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The Grand Finale, страница 1

 

The Grand Finale
 

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The Grand Finale


  Janet Evanovich

  The Grand Finale

  Contents

  Chapter 1

  Berry Knudsen eased her battered army surplus Jeep over to…

  Chapter 2

  Berry looked at the stacks of pizza boxes and wondered…

  Chapter 3

  Berry saw the strange little puff of black smoke two…

  Chapter 4

  Mrs. Fitz, Mrs. Dugan, and Miss Gaspich perched on the…

  Chapter 5

  It was close to eleven o’clock and Berry’s street was…

  Chapter 6

  He was doing it again. He was dressing in front…

  Chapter 7

  Berry sipped her orange juice and watched Jake from the…

  Chapter 8

  Berry slumped deeper into the couch and furiously zapped stations…

  Chapter 9

  Berry stood in the doorway and watched the last of…

  Chapter 10

  Berry opened one eye and sniffed. Someone was cooking bacon.

  Chapter 11

  Berry thought she might begin to purr. It was a…

  About the Author

  Other Books by Janet Evanovich

  Copyright

  About the Publisher

  Chapter 1

  Berry Knudsen eased her battered army surplus Jeep over to the curb, pulled the emergency brake on, and studied the only mailbox in the deserted cul-de-sac. No name. No street number. Terrific. She squinted into the blackness and reread the address taped to the large pizza box on the seat next to her. 5077 Ellenburg Drive. This had to be it. This was Ellenburg Drive, and this was the only house for a quarter of a mile. She thunked her forehead onto the steering wheel and groaned. Last delivery of the night, and it had all the earmarks of a prank.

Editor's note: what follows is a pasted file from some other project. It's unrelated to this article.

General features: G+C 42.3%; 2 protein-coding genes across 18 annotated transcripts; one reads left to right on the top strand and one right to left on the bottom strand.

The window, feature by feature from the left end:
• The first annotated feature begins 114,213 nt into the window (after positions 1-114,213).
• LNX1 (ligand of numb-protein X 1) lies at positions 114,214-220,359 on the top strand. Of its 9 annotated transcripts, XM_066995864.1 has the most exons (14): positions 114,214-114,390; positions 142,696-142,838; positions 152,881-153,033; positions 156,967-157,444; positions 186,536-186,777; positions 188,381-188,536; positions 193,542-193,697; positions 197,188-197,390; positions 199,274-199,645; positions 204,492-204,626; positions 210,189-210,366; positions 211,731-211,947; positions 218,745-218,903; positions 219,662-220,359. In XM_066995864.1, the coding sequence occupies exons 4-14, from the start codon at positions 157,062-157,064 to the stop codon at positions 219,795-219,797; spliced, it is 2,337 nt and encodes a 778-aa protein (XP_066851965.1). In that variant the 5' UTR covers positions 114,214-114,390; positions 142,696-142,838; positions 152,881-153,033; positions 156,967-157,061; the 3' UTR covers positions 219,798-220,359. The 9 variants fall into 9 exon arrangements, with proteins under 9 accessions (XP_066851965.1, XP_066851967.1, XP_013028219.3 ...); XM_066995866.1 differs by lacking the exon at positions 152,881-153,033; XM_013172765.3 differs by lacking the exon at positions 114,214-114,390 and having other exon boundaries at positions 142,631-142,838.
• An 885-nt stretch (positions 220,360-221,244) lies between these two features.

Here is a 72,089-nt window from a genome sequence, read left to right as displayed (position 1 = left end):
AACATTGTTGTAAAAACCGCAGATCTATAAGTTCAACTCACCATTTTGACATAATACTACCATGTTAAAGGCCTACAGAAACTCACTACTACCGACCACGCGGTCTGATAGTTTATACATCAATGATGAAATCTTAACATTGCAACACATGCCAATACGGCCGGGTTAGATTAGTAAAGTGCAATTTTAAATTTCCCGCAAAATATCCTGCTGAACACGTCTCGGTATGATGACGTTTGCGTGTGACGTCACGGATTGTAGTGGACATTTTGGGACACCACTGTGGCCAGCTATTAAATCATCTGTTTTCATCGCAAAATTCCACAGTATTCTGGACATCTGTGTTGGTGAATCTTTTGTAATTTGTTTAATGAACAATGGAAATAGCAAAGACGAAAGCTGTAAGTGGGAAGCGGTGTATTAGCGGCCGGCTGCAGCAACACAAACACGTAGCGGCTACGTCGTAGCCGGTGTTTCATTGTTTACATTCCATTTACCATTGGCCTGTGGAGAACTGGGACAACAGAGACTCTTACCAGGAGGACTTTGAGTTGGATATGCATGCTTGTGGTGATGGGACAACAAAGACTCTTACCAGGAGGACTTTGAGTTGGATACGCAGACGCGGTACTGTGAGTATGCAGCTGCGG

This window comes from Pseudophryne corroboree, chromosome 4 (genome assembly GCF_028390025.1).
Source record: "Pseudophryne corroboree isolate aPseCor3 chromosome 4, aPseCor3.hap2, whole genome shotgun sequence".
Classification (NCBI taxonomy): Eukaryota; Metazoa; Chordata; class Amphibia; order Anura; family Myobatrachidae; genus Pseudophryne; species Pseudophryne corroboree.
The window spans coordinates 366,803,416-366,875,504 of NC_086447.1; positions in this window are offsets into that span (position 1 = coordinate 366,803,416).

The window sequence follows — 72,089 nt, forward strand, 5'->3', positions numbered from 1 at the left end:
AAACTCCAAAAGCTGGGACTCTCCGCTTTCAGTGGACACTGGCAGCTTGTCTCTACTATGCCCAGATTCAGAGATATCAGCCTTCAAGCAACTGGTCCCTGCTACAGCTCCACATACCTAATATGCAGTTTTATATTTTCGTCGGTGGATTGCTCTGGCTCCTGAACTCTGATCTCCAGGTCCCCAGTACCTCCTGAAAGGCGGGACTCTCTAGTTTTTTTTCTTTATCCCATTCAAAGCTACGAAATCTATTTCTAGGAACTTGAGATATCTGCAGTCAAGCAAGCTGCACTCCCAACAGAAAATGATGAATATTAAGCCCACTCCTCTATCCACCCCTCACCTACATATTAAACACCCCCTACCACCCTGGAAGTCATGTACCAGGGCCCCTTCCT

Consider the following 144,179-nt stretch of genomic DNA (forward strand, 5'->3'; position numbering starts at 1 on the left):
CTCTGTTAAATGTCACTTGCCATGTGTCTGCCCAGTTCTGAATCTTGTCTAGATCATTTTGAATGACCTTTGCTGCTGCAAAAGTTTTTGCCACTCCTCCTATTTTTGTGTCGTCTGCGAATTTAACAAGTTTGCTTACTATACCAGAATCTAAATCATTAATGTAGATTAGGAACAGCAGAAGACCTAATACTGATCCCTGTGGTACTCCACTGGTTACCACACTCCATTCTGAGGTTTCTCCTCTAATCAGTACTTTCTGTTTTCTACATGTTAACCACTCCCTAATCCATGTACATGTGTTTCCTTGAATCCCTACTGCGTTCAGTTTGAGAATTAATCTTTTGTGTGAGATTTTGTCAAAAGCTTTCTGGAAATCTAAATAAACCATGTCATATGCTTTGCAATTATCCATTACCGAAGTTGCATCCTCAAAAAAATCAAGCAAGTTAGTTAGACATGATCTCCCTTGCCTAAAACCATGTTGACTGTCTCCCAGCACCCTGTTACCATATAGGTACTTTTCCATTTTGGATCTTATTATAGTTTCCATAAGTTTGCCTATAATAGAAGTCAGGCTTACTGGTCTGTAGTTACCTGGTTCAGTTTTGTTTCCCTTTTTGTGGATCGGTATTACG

The house was a three-story Victorian perched on a small hillock. A sliver of moon ducked behind the clouds throwing ghostly highlights over the house, and a chill March wind moaned through a giant oak standing guard over the lawn on the south side. Berry grimaced and decided Jack the Ripper would have felt comfy here. Quasimodo could have added a bell tower and been happy as a clam at high tide. And Count Dracula would have traded half the blood in Transylvania for a house like this. But it’s not in Transylvania, Berry reminded herself. It’s in suburban Seattle and probably belongs to some nice little old lady and her nephew…Norman Bates.

  She grimly noted that there wasn’t a light shining anywhere. No car in the driveway. No sign of life that might require a large pizza with the works. Damn. She really should go up and ring the doorbell. How bad could the thing lurking behind the ornate, hand-carved front door be? Probably just some hungry pervert, sitting in the dark in his boxers, waiting for the pizza delivery lady.

  Berry pushed her short blond curls behind her ear. She was being ridiculous. How did she come up with these ideas? Mr. Large Pizza with the Works simply wasn’t home. He probably went out for a six-pack of beer and maybe a hatchet. Happened all the time. And since he wasn’t home, there certainly wasn’t any reason that she should go up and ring the doorbell. What she should do was get her keister the heck out of this creepy cul-de-sac.